If you opt for boric acid, make sure to use it vaginally, as it can be toxic when swallowed. You also need to keep it away from children and animals. As a precaution, consult with your doctor prior to use and forego this home remedy if you're pregnant.
Not only is yogurt a yummy treat, but it may also aid in your BV recovery! Believe it or not, eating yogurt helps create a balanced vaginal environment. According to the Mayo Clinic, this natural probiotic contains plenty of healthy bacteria that can help fight off bad bacteria. Opt for at least one serving per day to get the full benefits that come from yogurt.
Alternatively, many of the same "healthy bacteria" found in yogurt are available in pill-form as probiotic supplements for BV.
As mentioned above, yogurt contains beneficial probiotic bacteria, but if you don't like yogurt, you can take a probiotic supplement to introduce healthy bacteria into your body. When you take them daily, they can help treat and prevent BV recurrence. Whereas antibiotics kill off both good and bad bacteria, probiotics and yogurt help replenish the good, beneficial bacteria.
Tea tree oil
Thanks to its antibacterial and antifungal properties, tea tree oil can help treat BV. Since this essential oil isn't monitored by the Food and Drug Administration, it's important to find a reputable source. When you use tea tree oil, make sure to dilute it with a carrier oil such as coconut or almond oil, and test a small amount on your skin ahead of time.
Garlic features plenty of antibacterial properties that are believed to help prevent BV. Whether you add garlic to your diet or opt for a garlic supplement, it can help treat it and reduce the risk of recurrence. Make sure to only take garlic orally.
Breathable, Cotton Underwear
When it comes to your undergarments, opt for breathable materials like cotton to help prevent "trapping" BV bacteria. Cotton underwear is not required all the time to treat BV, but is recommended when symptoms are present. Underwear made out of spandex, for example, can trap moisture that harbors bacteria and worsens BV. It's also best to avoid tight pants when you have BV.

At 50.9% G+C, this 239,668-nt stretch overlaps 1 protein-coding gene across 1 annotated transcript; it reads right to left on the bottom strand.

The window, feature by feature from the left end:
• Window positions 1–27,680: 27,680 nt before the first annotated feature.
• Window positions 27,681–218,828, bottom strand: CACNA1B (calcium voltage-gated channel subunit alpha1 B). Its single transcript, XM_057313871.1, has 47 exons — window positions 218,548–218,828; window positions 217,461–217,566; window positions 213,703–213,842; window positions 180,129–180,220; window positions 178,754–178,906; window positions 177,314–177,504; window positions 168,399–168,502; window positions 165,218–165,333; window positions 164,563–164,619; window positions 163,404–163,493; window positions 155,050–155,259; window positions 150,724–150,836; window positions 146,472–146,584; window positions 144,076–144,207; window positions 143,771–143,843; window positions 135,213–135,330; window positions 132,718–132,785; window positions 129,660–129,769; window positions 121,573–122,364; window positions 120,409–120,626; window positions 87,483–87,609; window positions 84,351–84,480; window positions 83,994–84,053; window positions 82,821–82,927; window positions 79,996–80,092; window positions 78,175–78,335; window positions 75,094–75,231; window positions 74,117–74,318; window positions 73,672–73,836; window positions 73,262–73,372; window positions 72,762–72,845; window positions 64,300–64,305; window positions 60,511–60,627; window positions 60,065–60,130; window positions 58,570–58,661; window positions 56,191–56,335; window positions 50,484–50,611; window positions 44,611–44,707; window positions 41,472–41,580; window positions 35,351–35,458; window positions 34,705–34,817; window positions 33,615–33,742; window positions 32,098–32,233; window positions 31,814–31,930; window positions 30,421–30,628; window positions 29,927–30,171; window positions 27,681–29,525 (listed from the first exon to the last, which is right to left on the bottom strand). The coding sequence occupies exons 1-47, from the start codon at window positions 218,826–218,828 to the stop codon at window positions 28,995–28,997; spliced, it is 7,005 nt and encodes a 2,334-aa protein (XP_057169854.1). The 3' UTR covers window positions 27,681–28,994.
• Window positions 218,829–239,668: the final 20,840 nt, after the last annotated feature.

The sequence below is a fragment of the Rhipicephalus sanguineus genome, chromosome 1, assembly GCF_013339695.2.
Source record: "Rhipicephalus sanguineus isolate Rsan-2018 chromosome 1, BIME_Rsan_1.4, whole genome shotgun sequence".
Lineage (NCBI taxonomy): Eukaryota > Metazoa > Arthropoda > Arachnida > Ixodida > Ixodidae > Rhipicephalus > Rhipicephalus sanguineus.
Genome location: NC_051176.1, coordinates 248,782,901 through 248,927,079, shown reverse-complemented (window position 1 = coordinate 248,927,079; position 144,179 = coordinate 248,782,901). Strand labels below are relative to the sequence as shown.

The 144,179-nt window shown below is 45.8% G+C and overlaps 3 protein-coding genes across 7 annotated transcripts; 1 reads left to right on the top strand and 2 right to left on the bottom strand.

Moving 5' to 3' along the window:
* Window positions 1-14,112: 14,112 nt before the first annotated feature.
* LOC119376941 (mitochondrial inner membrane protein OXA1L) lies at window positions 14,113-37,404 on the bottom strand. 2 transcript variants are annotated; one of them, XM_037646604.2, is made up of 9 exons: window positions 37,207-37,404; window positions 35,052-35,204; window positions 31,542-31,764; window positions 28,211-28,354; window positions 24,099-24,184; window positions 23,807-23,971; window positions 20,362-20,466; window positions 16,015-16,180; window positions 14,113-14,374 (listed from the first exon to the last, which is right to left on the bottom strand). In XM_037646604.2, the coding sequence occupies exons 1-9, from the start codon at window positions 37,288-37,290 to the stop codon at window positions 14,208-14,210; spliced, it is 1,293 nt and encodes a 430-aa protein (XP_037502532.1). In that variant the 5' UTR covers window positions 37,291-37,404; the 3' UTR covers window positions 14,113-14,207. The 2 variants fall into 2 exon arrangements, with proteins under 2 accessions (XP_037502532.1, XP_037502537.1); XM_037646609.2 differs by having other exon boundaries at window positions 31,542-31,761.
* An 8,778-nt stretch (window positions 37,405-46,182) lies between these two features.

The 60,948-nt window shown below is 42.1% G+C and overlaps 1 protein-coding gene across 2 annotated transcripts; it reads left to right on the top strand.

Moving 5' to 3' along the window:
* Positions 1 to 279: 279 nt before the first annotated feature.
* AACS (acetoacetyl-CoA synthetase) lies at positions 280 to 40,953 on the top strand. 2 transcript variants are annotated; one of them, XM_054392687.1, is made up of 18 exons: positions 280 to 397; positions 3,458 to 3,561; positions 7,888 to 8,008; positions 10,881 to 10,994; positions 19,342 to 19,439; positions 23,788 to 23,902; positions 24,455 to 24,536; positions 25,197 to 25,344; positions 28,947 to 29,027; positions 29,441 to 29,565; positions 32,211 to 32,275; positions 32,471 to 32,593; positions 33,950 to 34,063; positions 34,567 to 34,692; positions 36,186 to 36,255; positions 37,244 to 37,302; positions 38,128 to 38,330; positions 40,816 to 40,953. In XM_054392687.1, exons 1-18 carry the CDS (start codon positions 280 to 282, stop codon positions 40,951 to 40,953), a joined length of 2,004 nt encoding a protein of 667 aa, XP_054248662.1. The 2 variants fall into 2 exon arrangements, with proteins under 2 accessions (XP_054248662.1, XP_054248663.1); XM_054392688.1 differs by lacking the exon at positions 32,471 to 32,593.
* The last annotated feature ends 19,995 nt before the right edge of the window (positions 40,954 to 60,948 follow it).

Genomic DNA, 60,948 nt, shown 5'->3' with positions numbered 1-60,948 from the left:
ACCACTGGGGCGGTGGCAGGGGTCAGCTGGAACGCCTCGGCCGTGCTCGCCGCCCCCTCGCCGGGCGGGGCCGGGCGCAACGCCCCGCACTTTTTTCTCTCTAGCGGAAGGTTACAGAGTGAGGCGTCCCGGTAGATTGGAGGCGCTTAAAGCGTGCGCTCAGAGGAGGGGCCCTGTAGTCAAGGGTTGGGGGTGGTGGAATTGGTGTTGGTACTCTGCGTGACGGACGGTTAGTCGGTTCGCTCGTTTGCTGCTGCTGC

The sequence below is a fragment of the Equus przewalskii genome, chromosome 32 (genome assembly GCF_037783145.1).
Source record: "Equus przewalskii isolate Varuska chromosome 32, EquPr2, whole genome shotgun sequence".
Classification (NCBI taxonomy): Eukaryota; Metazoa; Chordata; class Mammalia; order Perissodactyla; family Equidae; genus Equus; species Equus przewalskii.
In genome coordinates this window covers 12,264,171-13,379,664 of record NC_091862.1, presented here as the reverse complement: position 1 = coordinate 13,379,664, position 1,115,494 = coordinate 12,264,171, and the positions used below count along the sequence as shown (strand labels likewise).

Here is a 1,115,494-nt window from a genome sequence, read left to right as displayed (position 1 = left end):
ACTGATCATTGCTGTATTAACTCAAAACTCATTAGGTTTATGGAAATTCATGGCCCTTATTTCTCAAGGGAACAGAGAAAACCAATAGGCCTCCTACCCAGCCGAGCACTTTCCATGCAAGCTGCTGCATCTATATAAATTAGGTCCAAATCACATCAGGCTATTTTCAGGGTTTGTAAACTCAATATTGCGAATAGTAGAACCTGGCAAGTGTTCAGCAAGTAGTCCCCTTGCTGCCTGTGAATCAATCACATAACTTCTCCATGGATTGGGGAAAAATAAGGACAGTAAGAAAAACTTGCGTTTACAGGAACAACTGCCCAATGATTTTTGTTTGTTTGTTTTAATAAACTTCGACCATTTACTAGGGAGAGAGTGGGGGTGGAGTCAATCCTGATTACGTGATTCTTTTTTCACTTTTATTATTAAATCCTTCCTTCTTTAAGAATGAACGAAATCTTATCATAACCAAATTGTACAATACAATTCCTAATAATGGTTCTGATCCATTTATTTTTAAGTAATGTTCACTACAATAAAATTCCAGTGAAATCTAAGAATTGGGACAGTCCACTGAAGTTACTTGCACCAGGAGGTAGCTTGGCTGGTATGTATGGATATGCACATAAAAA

Tips To Manage BV Recurrence
Along with knowing how to cure BV symptoms, it's important to understand methods that can prevent you from contracting it again. Here are some tips to help you manage and mitigate the likelihood of BV recurrence via changes in your lifestyle:
Practice safe sex. Use condoms to reduce your risk of getting BV. It's also best to avoid having multiple sexual partners, as this can increase your chances of getting BV.
Maintain good hygiene. When you go to the bathroom, wipe from front to back to avoid stool contamination in your vagina. You also need to change your pad or tampon regularly throughout your period. Practicing good hygiene overall can help resolve many BV cases as soon as possible.
Avoid douching. Douching can alter vaginal pH, which increases BV vulnerability. Not only that, but it can actually make it worse or cause it to reoccur. Because of this, it's best to avoid douching altogether.
Having more severe bacterial vaginosis symptoms, or just some mild discomfort, should tell you a lot about whether you need prescription meds or if taking an all-natural approach to cure BV is appropriate for you. There are several methods to cure BV quickly, but the most important part about curing BV is that you do it. Untreated BV can lead to greater risk of acquiring an STI, as well as lead to increased chance of infertility.
Make sure to stay on top of your treatment plan, as it helps prevent further complications. If you need further assistance or you want to chat about how to get rid of BV fast, try our Symptoms Quiz to learn about treatment options.